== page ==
Third swing at playoffs for these Blue Bombers absolutely must connect this weekend
REGINA — They have more wins than every team not called the Stampeders over the last three CFL seasons.
A 33-21 record, built on
11-7, 12-6 and, most recently, a 10-8 campaign, is pretty solid stuff from the Winnipeg Blue Bombers.
But two swings at the playoffs have produced only whiffs.
The Bombers, with the same core players and coaching staff, will step to the plate for a third time in Saskatchewan, Sunday, wielding a fairly hot bat against the 12-6 Riders.
They may not be favoured by the oddsmakers, but there’s no shortage of prognosticators who say they’re a better team. It’s time to prove it.
Or choke on it.
Whiff a third time, and they’re just an also-ran that can’t win a game that really matters.
“You can’t strike out,” Chris Randle was saying, Friday. “You can’t strike out. You know, there’s only two moments bigger than this. And we’re trying to get to those. Let’s stay relaxed. When things get heated, let’s say if I get beat, hey, it’s not our Grey Cup. It’s just a play. Get back to your fundamentals, your responsibility.
“That’s easier said than done when those moments come.”
Randle, a Bomber for five years, is cursed, in a way.
The 30-year-old cornerback appears to have a photographic memory of sorts — when it comes to the bad stuff.
“I can remember everything I did wrong, I feel like, my entire career,” he said. “I don’t know why. I can think of a lot of plays. That’s just how I’m built.”
So when it comes to the Bombers’ last two playoff games — West Division semifinal losses to B.C. and Edmonton — Randle knows exactly which plays he’d like back.
“Two years ago in B.C. I had a pass interference, and it affected me for a couple of series,” he recalled. “Last year opening drive, me and T.J. (Heath) missed communication on that deep (touchdown pass) to Adarius Bowman. Zylstra beat me .... ” You get the picture.
Randle has learned something from those two games, though.
“Just try and not let those moments last, is the key,” he said.
Enough of this team has been together through those two losses. The Bombers should be playoff-hardened by now.
There really are no excuses this time.
Quarterback Matt Nichols is rested and healthy. So are the receivers. And the running back. And most of the defence.
The offensive line has three all-stars, and two more players who could have been.
Everybody’s been practising in the cold all week, so the weather in Regina should result in a shrug, and nothing more.
Returning to the baseball analogy, this at-bat will go a long way to defining this team’s place in franchise history.
Step up, fellas. And show us what you’ve got.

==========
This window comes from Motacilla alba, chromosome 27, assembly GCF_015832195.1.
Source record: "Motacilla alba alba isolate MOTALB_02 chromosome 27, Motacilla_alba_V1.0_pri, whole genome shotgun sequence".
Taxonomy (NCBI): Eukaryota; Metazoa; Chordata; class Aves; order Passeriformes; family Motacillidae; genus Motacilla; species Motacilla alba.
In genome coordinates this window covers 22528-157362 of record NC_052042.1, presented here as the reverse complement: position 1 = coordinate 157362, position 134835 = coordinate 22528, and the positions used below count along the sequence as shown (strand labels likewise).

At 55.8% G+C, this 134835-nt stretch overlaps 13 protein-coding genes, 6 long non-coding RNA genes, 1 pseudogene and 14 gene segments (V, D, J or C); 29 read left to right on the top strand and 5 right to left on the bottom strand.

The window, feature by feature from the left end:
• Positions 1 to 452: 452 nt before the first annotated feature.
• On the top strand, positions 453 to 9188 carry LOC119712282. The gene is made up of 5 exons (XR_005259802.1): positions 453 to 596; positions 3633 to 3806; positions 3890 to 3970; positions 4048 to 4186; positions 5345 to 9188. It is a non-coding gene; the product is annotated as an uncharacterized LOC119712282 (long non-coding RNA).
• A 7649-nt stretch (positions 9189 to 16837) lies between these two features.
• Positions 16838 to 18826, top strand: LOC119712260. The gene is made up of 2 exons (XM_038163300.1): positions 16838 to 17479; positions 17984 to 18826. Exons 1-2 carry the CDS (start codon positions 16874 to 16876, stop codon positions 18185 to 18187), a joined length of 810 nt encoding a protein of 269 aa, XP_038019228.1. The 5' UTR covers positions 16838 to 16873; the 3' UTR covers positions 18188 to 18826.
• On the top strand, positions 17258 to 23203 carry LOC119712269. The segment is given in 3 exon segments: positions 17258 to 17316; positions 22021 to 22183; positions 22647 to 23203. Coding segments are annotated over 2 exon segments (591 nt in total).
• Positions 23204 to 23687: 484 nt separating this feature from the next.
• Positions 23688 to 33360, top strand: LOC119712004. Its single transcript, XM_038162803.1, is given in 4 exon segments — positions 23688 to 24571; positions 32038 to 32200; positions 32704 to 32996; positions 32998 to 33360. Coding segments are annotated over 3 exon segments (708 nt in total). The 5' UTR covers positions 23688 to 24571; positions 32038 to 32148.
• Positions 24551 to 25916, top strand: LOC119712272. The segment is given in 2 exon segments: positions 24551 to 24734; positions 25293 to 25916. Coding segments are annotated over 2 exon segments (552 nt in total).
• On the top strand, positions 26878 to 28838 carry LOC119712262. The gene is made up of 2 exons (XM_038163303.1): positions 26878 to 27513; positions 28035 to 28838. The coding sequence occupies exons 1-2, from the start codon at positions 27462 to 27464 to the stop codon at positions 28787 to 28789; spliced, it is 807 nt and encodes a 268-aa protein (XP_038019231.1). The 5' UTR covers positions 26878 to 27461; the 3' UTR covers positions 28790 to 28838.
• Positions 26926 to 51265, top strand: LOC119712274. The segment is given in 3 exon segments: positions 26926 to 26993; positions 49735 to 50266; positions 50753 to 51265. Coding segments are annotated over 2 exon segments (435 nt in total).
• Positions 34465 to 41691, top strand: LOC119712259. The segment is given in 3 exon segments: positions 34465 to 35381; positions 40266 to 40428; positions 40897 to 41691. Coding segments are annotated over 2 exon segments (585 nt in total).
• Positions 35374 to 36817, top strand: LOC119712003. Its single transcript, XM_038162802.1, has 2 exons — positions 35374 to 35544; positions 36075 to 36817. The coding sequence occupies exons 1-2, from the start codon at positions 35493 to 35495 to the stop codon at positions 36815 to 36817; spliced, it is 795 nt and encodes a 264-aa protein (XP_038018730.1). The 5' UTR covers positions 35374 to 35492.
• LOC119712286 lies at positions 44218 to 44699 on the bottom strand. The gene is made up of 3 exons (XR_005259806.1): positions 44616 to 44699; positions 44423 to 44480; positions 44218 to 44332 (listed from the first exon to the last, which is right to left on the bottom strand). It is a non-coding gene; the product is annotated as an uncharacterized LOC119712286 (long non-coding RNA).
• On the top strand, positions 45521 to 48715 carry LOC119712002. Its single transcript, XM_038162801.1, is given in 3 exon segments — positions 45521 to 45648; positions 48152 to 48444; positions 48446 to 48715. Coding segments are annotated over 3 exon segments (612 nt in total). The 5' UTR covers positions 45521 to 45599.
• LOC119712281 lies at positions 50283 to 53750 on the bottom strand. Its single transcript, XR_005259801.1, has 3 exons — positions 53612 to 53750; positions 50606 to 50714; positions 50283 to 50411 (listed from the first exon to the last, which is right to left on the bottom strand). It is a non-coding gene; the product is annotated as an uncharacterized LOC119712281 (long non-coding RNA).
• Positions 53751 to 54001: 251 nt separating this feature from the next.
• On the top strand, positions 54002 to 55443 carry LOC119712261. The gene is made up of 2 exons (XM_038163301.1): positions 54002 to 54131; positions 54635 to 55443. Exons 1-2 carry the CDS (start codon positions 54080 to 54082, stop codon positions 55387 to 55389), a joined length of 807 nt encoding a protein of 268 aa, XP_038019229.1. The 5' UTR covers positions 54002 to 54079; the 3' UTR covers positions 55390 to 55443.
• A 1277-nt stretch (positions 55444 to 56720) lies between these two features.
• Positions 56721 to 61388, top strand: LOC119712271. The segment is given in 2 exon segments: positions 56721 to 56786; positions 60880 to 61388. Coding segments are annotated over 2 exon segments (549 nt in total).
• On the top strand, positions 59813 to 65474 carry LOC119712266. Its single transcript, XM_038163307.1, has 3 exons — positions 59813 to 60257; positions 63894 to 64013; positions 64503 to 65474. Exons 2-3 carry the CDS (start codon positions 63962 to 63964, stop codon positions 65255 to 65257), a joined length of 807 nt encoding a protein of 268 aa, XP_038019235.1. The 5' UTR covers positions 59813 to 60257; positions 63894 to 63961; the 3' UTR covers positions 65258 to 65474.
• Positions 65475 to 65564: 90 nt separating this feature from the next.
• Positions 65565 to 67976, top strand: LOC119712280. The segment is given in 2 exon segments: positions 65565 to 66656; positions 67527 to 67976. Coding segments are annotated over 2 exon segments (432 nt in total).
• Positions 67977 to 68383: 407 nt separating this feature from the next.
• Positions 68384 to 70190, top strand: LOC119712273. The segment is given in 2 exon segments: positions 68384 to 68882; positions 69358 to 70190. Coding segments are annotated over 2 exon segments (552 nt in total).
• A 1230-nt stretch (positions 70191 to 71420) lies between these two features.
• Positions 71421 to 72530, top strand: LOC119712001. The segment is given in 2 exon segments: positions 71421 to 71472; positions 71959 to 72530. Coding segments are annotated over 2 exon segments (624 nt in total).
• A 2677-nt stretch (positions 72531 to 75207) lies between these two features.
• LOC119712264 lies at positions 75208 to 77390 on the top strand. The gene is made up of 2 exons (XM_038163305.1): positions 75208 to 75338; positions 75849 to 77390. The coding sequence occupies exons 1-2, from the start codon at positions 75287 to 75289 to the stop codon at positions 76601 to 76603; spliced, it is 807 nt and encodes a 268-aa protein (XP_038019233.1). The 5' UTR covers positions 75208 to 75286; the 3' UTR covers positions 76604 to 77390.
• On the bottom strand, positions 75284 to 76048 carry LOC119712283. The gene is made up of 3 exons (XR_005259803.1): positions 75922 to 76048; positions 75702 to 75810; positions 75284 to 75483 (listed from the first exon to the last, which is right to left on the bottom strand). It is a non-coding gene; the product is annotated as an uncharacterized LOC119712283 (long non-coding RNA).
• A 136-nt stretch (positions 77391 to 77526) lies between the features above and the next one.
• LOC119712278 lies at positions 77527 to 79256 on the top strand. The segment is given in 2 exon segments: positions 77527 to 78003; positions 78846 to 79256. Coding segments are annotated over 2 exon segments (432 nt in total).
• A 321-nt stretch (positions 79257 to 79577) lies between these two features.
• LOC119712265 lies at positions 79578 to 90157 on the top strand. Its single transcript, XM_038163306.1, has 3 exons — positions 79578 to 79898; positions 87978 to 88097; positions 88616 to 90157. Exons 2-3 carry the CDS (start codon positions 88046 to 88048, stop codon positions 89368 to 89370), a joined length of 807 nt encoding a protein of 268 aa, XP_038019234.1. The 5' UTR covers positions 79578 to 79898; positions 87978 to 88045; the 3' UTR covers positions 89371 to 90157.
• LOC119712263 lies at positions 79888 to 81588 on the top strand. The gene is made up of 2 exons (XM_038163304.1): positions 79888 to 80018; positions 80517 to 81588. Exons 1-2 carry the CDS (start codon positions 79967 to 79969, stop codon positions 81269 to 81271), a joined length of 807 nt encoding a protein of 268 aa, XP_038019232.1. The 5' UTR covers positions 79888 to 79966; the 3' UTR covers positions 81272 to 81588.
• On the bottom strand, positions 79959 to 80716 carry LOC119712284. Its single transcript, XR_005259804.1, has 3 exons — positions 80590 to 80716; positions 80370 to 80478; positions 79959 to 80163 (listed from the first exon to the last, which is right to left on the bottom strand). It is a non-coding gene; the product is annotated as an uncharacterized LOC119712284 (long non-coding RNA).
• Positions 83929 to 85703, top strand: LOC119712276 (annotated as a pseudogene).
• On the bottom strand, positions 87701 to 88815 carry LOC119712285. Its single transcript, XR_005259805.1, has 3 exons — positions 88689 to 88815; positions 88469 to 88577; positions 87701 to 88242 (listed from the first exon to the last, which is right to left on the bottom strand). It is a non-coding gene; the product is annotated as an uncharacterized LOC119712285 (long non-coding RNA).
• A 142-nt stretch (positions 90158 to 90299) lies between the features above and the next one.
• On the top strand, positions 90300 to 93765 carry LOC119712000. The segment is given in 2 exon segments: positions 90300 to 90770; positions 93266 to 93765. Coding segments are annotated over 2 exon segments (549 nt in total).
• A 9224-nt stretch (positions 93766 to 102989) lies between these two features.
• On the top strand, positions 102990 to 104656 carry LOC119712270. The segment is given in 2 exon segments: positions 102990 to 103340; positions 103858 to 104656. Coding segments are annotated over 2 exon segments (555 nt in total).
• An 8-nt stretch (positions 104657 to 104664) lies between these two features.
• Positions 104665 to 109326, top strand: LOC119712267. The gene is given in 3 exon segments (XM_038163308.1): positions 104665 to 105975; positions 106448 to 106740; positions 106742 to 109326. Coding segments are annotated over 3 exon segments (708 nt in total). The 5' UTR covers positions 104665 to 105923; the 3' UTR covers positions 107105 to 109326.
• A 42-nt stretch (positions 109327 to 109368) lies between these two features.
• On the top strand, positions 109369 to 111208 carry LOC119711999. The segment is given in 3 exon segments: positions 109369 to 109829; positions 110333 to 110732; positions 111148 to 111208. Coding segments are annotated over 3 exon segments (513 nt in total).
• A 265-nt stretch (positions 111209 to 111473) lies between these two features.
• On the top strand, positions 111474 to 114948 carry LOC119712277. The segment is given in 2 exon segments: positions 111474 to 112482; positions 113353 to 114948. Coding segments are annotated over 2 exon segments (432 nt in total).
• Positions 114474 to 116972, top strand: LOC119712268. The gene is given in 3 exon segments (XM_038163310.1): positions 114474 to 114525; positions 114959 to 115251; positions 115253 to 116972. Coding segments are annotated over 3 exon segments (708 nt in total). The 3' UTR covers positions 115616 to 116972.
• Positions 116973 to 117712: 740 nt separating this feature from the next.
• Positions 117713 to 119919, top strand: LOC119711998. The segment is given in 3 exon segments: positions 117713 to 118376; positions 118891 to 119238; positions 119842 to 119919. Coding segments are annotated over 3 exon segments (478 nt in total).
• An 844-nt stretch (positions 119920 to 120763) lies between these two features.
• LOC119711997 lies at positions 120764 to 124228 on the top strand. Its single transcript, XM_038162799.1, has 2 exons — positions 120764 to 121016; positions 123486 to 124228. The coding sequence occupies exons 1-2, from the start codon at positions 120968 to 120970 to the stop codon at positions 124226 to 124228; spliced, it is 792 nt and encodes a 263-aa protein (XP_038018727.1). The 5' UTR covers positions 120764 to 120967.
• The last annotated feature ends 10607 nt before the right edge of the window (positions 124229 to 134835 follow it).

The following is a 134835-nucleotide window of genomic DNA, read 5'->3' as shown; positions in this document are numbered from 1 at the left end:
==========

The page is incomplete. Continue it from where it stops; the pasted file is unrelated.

“We’ve been trying to hit the home run too much,” O-lineman Jermarcus Hardrick, a three-year Bomber, said. “We need to just try to get to first base. You can’t hit the home run unless you hit the ball first.”
If that means don’t look ahead, the Bombers seem to have that down pat. There’s lots of talk about going 1-0 this week, and only the odd mention of the bigger picture.
Like Randle, Hardrick laments plays that could have made a difference in playoff games past.
“I just remember last year in the off-season, after I watched the playoff game ... I was like, man, just a couple plays here or there for me,” Hardrick said. “That’s all you think about all off-season. And I don’t want to do that again.
“It was vital, the experience we got in those. All of us were young guys at the time.”
They’re all grown up, now. Hardrick’s 28, same as receiver Darvin Adams, defensive back Kevin Fogg, linebacker Ian Wild and D-lineman Jake Thomas (next month).
Safety Taylor Loffler is 26, along with O-linemen Sukh Chungh and Matthias Goossen.
The older guard includes Nichols and running back Andrew Harris (both 31), O-linemen Pat Neufeld (30 next month) and Stanley Bryant (32), receiver Weston Dressler (33), and kicker Justin Medlock (35).
All in blue and gold the last three seasons, at least. All older and wiser.
All 0-2 as Bombers in the playoffs.
“Nobody wants to go home in the first round,” Fogg said. “The last two years we’ve felt that. It’s channelling that into something positive, and not using it as a type of fear.”
Here’s another motivating factor.
This group is running out of chances.
With a boatload of free agents, the clock will strike midnight the next time they lose a game.
“You can feel that in here, too,” Hardrick said. “You’re not ready for this to be over.”
Blue Bombers’ Chris Randle says he is able to recall every misplay throughout his career, though he hopes to have something more positive to remember at the conclusion of Sunday’s playoff game against the Riders.